For more information about installing non-slip strips, I recommend watching this YouTube video.

5. Add Handrails

handrail
Handrail

If your staircase has four or more steps and doesn’t already have a handrail, it’s violating the safety code.

Therefore, both you and your senior citizen will enjoy this section. Even if you have a staircase of three or fewer stairs, though, you should still install handrails if an older person uses them.

If you don’t have experience installing handrails, this isn’t the time to cut costs and try it on your own. The last thing you want is a person leaning their body weight into your staircase railing and it breaking from the pressure.

One factor to consider is whether the handrail should mount to a wall, the ground, or both. You’ll also need to determine the run and rise to know the proper handrail length (unless, of course, you hire a professional to install it for you).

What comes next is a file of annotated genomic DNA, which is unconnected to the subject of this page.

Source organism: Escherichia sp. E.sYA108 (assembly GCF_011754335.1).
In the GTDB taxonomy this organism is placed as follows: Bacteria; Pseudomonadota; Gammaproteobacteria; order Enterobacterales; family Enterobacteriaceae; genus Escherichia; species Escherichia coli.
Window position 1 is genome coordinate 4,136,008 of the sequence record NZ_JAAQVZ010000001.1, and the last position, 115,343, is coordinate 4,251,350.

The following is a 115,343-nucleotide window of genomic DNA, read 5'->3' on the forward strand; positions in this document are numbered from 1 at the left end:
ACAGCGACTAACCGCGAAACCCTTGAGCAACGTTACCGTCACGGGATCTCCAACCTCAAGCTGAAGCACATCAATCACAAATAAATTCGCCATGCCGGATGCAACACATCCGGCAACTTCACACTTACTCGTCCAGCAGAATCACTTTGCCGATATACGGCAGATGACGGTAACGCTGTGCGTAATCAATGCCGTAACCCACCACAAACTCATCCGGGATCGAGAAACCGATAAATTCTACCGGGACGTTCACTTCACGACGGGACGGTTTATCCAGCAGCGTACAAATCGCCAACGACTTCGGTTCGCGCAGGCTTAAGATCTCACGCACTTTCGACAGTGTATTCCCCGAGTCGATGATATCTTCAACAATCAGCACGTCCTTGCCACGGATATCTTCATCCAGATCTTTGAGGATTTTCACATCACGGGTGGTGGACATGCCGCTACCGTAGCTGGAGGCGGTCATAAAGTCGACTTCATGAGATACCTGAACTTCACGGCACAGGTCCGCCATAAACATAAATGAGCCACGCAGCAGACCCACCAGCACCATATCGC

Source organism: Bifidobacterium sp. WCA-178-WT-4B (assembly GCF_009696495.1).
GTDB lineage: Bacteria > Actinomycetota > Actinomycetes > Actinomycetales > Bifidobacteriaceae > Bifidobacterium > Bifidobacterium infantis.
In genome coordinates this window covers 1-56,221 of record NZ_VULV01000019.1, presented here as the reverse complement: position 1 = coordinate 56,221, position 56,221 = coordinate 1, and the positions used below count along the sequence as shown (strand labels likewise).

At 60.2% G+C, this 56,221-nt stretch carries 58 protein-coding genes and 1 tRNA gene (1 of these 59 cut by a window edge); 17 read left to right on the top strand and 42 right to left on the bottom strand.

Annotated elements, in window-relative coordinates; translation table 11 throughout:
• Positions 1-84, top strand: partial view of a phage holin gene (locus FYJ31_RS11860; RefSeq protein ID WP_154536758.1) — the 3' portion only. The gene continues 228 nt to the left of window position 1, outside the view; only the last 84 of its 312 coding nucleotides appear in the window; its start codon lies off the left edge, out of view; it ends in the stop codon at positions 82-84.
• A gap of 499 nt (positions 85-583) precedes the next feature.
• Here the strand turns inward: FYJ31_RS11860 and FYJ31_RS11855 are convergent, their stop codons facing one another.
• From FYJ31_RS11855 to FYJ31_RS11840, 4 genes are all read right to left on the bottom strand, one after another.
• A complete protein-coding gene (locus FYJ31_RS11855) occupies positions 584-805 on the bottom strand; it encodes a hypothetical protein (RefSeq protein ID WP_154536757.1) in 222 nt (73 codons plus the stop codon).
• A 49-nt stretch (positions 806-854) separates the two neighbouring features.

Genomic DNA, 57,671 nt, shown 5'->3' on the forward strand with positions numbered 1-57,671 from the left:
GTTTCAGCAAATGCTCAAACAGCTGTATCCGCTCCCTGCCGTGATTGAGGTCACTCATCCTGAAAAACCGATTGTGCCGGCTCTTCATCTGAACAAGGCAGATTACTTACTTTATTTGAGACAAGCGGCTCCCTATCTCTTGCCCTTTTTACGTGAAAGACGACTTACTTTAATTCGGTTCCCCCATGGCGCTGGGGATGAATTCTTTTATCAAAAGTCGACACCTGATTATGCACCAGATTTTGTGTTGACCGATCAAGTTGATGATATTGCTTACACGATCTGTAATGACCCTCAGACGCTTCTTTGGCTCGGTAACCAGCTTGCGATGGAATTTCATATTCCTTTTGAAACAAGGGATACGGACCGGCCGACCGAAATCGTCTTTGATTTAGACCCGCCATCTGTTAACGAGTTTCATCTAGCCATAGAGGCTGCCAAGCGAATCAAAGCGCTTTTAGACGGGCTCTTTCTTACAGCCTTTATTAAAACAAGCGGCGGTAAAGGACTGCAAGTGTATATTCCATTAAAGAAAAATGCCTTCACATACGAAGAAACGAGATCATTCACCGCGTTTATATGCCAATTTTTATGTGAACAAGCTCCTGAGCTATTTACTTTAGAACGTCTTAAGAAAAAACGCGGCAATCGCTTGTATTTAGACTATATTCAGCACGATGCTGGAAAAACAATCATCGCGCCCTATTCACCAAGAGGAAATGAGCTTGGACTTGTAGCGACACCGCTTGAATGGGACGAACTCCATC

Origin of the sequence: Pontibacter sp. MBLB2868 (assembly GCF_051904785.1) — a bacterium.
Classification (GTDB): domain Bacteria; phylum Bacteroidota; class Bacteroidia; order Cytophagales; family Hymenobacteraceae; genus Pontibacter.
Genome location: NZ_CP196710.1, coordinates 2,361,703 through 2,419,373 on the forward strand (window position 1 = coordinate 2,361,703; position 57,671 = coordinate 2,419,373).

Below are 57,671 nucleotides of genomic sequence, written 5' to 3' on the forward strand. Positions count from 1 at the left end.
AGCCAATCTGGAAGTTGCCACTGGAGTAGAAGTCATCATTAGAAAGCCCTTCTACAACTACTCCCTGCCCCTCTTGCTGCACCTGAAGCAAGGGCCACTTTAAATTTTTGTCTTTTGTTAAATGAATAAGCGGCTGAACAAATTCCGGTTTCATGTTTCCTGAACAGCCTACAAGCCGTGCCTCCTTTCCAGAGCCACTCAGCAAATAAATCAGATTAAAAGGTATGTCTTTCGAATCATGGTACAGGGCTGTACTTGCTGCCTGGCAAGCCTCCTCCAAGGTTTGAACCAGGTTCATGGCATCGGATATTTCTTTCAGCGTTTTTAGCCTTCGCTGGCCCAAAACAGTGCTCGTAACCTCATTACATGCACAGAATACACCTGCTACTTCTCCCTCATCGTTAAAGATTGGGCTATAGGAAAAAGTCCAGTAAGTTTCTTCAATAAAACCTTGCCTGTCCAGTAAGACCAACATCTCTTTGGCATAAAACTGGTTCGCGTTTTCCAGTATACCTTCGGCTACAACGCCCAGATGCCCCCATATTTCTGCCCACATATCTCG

6. Add a Resting Spot

resting spot
Resting spot

When researching how to make stairs safer for the elderly, one lesser-known idea is to add a resting spot somewhere along the staircase. Resting spots are most practical for long or steep stairs, as they offer ample space to catch one’s breath.

If you decide to adapt your stairs with a resting spot, consider adding a seat. Often, when the elderly are exerting a lot of energy going up the stairs, they can overheat, which can lead to dizziness. And, of course, dizziness greatly increases the chances of a stair-related fall.

That said, adding a resting spot to an existing staircase involves some serious remodeling. The easiest way to add a resting spot is to do so during your stairs’ initial construction.

7. Adjust the Rise

A stair riser refers to the angle of a staircase. Naturally, the steeper a staircase is, the more difficult it will be for seniors to climb.